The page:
The success of litigation depends not only on the facts of a case, but also how a case is pleaded. A seemingly meritorious claim can be dismissed where the claim is not carefully and deliberately plead to the court. This is especially true where a plaintiff’s claim involves an element of intent or fraud. The 7th Circuit reinforced the importance of meeting Federal pleading standards when it dismissed a recent Illinois case for failure to properly allege intent and fraud.
Jefferies LLC is a securities and investment banking firm that was looking to get into the trading of precious metals futures. Webb v. Frawley, No. 18-1607 (7th Cir. 2018) at 2. In 2010, Defendant Frawley left his job as a precious metal trader at Newedge USA, LLC, to become the global head of metals trading at Jefferies. Id. Frawley convinced two other Newedge employees, Beversdorf and Webb, to leave and join him at Jefferies. Id. After they did so, Newedge sued Jefferies for poaching its employees. Id. at 3. Soon after receiving notice of the suit, Jefferies issued a policy stating that no precious metal futures would be traded while Newedge’s lawsuit was pending. Id. Frawley knew of this policy, but nevertheless he instructed Webb and Beversdorf to continue trading iron ore futures without informing them that Jefferies would not fulfill their trades under to its new policy. Id. at 4. Webb and Beversdorf eventually found out that none of their trades for iron ore futures were being fulfilled by Jefferies. Id. But it was too late, and both Beversdorf and Webb were fired due to their “poor performance and lack of production.” Id. at 5.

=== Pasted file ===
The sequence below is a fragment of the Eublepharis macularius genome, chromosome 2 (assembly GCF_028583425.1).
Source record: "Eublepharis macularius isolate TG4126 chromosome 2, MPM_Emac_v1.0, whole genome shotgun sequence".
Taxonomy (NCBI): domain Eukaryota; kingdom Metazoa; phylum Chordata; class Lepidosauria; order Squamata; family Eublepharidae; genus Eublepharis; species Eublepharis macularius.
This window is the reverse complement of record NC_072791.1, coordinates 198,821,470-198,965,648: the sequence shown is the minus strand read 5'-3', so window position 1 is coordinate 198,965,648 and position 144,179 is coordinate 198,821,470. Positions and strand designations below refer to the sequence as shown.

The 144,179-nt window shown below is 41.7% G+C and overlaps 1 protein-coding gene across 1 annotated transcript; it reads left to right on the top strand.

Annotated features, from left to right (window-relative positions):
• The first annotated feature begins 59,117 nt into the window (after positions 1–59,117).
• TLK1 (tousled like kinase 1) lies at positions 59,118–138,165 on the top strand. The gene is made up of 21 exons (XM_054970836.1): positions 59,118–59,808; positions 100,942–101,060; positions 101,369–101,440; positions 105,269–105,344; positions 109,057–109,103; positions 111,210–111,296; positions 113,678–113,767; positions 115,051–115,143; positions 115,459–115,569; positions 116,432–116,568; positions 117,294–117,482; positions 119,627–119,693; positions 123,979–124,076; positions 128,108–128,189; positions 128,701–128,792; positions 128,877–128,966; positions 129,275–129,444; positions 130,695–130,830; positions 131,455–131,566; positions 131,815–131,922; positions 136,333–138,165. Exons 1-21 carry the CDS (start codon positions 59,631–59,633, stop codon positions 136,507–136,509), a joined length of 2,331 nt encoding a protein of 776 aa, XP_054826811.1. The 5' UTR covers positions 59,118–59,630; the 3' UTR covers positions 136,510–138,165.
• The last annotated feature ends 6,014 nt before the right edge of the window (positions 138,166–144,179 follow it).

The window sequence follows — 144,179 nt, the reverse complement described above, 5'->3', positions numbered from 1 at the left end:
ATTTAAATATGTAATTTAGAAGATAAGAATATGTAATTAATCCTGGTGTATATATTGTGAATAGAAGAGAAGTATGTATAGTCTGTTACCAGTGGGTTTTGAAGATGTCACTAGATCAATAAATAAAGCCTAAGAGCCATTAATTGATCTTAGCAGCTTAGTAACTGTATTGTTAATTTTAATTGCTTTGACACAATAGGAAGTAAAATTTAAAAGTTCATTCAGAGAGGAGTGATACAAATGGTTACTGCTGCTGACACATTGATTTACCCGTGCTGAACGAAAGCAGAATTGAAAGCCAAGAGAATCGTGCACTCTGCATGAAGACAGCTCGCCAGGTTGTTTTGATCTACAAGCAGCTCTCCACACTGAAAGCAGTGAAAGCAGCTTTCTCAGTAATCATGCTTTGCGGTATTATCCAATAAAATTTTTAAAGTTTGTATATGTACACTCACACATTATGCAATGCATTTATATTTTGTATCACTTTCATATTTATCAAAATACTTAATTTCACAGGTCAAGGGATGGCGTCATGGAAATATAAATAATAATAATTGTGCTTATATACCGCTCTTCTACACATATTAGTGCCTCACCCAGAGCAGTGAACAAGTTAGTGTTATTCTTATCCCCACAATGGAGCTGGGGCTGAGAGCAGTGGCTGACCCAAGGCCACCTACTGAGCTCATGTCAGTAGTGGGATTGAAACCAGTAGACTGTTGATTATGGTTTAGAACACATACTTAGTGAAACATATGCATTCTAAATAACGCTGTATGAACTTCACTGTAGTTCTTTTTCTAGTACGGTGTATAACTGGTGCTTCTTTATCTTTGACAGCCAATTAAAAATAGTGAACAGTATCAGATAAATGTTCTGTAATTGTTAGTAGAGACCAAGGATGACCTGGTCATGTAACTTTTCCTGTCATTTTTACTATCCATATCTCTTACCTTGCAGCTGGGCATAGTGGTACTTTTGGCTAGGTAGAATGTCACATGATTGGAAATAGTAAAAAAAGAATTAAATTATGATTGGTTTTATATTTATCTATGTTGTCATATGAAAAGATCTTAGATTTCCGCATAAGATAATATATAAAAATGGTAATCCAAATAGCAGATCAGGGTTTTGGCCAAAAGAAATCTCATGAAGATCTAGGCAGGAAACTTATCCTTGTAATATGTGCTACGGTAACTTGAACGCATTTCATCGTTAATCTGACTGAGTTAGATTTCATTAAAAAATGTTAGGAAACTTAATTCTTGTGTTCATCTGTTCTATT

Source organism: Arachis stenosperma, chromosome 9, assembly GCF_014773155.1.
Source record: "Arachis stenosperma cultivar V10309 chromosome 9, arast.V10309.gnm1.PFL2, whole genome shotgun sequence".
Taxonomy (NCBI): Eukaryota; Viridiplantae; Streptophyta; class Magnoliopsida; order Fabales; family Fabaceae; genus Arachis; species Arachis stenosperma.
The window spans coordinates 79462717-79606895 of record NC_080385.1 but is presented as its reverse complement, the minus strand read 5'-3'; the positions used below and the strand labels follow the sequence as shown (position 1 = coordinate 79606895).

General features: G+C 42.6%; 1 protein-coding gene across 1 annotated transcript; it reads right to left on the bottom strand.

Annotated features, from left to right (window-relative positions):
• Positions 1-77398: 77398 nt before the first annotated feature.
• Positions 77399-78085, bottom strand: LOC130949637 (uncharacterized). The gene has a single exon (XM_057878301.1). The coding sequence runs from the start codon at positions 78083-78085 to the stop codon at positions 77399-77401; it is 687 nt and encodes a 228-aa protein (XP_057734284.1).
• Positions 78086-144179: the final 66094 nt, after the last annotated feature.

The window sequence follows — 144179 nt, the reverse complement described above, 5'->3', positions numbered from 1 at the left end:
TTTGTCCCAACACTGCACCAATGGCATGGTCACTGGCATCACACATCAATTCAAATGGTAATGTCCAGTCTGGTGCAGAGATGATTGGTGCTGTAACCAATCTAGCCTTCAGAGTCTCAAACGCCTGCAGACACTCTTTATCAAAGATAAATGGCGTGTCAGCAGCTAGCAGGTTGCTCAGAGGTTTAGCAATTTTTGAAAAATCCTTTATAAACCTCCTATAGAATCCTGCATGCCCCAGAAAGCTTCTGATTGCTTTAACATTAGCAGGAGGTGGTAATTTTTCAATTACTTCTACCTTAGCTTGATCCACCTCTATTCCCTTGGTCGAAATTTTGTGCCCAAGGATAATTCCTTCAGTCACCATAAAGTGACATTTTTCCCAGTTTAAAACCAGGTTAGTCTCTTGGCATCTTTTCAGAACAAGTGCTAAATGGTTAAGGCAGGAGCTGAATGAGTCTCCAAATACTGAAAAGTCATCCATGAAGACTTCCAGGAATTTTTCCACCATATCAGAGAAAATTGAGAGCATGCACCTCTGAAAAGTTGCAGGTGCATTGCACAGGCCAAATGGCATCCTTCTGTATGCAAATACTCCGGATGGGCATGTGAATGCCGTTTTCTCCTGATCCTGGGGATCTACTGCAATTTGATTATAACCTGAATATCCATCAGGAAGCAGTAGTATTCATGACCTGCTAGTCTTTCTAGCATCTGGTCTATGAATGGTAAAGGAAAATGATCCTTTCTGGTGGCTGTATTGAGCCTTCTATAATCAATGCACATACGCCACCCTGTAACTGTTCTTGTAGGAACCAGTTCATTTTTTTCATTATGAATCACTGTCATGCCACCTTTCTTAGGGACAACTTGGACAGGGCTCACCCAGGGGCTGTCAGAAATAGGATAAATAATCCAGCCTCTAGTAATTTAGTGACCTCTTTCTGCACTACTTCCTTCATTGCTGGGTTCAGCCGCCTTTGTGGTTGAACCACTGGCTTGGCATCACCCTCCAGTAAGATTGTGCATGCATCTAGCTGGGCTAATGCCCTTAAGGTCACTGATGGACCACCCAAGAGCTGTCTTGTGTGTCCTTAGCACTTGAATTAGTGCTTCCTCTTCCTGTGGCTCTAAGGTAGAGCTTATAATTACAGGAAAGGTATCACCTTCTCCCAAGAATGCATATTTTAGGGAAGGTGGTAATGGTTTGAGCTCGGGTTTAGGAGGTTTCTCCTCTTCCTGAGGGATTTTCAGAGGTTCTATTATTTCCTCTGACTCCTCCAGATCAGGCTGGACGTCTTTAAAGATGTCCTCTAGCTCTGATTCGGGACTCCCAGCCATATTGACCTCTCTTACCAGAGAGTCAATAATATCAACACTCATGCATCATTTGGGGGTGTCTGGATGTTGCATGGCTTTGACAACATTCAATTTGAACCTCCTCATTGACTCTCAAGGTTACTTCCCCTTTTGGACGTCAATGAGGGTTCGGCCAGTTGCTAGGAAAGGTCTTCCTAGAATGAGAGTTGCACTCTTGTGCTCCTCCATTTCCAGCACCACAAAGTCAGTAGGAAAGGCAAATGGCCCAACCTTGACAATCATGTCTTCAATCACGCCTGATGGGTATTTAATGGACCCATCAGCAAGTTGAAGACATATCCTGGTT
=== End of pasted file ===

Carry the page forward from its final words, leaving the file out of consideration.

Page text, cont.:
Both Beversdorf and Webb brought claims for tortious interference with contract and common-law fraud claims against Frawley. Frawley removed both suits from Illinois state court to the Northern District of Illinois. Id. at 6. The court eventually dismissed Beversdorf’s claim, finding that he had signed a form which compelled arbitration. Id. at 7. However, Webb did not sign an equivalent form, and thus his claim was allowed to proceed. Id. Frawley then moved to dismiss Webb’s claims. Id. The district court granted Frawley’s motion to dismiss, finding that Webb failed to state a claim for tortious interference with contract under Rule 12(b)(6), and that Webb’s common-law-fraud claims did not meet the heightened pleading standards for fraud under Rule 9(b). Id. Plaintiff appealed on both claims.